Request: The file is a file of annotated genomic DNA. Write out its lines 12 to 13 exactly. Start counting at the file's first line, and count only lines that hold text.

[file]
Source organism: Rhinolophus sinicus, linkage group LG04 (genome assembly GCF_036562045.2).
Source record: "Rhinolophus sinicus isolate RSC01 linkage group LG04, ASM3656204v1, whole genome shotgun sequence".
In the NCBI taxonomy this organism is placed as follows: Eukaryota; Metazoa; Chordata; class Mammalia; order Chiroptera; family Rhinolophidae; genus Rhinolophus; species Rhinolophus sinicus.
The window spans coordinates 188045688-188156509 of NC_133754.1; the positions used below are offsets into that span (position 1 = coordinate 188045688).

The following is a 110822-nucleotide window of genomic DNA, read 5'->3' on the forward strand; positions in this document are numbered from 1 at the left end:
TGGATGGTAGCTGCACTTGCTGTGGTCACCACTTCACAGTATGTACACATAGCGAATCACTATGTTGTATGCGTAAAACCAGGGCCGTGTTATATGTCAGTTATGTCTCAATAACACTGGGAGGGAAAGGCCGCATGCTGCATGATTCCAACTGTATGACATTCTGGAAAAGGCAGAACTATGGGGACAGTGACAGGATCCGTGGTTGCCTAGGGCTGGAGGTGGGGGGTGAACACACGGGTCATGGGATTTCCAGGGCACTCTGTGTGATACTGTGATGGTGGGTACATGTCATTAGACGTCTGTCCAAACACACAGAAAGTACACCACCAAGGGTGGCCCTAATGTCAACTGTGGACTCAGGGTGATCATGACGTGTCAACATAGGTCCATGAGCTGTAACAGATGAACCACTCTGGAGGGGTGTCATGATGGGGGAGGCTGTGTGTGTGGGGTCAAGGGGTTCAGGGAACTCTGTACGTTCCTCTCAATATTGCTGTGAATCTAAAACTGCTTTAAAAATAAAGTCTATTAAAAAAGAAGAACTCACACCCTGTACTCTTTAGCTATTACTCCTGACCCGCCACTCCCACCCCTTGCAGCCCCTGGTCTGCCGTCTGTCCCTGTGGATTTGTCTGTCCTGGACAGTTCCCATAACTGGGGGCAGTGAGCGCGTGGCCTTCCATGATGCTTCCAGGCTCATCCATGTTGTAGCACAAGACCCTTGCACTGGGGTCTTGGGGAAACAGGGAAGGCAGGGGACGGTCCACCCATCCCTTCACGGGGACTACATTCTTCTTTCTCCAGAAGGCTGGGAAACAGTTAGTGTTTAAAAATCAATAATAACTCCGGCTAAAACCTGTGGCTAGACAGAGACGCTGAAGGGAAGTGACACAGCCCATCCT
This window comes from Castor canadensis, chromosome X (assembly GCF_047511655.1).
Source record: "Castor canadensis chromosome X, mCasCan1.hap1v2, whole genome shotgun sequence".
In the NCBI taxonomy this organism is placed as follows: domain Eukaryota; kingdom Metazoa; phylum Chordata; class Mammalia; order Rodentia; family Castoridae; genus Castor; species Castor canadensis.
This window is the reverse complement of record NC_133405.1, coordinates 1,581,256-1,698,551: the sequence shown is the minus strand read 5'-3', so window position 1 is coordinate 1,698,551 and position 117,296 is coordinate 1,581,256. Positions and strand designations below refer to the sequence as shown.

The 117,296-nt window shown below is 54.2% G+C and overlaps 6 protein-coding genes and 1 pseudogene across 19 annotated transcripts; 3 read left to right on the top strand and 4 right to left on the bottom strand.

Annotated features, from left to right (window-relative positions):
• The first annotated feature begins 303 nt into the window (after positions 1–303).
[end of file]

Annotated features, from left to right (window-relative positions):
• The first annotated feature begins 303 nt into the window (after positions 1–303).